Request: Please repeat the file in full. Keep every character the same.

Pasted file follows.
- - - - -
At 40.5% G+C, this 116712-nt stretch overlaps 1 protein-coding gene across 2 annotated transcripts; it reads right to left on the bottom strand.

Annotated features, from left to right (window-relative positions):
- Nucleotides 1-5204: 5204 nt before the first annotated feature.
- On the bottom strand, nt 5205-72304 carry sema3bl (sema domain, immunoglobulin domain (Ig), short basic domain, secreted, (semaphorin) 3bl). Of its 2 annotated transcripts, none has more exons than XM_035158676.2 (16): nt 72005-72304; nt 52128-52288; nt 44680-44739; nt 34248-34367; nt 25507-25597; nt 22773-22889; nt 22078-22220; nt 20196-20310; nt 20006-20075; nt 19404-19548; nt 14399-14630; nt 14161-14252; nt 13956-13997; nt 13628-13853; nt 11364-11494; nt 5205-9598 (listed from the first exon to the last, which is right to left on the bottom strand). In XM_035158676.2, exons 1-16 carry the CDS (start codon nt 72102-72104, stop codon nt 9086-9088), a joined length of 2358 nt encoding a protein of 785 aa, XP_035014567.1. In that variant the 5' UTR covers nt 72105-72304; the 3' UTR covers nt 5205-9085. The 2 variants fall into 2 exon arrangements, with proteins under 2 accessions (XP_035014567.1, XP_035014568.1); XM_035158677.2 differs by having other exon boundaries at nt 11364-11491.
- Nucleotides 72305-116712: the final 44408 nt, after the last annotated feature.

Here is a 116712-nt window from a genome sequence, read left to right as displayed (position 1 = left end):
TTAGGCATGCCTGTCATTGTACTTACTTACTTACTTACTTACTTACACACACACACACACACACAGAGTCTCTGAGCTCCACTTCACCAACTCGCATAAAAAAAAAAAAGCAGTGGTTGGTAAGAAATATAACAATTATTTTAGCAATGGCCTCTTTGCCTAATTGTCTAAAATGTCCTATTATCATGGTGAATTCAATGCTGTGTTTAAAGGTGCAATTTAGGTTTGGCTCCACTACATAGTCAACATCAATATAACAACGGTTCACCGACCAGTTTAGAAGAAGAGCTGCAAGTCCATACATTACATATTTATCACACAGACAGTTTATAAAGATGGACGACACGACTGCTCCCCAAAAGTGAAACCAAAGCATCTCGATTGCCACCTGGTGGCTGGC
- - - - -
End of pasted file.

At 40.5% G+C, this 116712-nt stretch overlaps 1 protein-coding gene across 2 annotated transcripts; it reads right to left on the bottom strand.

Annotated features, from left to right (window-relative positions):
- Nucleotides 1-5204: 5204 nt before the first annotated feature.
- On the bottom strand, nt 5205-72304 carry sema3bl (sema domain, immunoglobulin domain (Ig), short basic domain, secreted, (semaphorin) 3bl). Of its 2 annotated transcripts, none has more exons than XM_035158676.2 (16): nt 72005-72304; nt 52128-52288; nt 44680-44739; nt 34248-34367; nt 25507-25597; nt 22773-22889; nt 22078-22220; nt 20196-20310; nt 20006-20075; nt 19404-19548; nt 14399-14630; nt 14161-14252; nt 13956-13997; nt 13628-13853; nt 11364-11494; nt 5205-9598 (listed from the first exon to the last, which is right to left on the bottom strand). In XM_035158676.2, exons 1-16 carry the CDS (start codon nt 72102-72104, stop codon nt 9086-9088), a joined length of 2358 nt encoding a protein of 785 aa, XP_035014567.1. In that variant the 5' UTR covers nt 72105-72304; the 3' UTR covers nt 5205-9085. The 2 variants fall into 2 exon arrangements, with proteins under 2 accessions (XP_035014567.1, XP_035014568.1); XM_035158677.2 differs by having other exon boundaries at nt 11364-11491.
- Nucleotides 72305-116712: the final 44408 nt, after the last annotated feature.

Here is a 116712-nt window from a genome sequence, read left to right as displayed (position 1 = left end):
TTAGGCATGCCTGTCATTGTACTTACTTACTTACTTACTTACTTACACACACACACACACACACAGAGTCTCTGAGCTCCACTTCACCAACTCGCATAAAAAAAAAAAAGCAGTGGTTGGTAAGAAATATAACAATTATTTTAGCAATGGCCTCTTTGCCTAATTGTCTAAAATGTCCTATTATCATGGTGAATTCAATGCTGTGTTTAAAGGTGCAATTTAGGTTTGGCTCCACTACATAGTCAACATCAATATAACAACGGTTCACCGACCAGTTTAGAAGAAGAGCTGCAAGTCCATACATTACATATTTATCACACAGACAGTTTATAAAGATGGACGACACGACTGCTCCCCAAAAGTGAAACCAAAGCATCTCGATTGCCACCTGGTGGCTGGC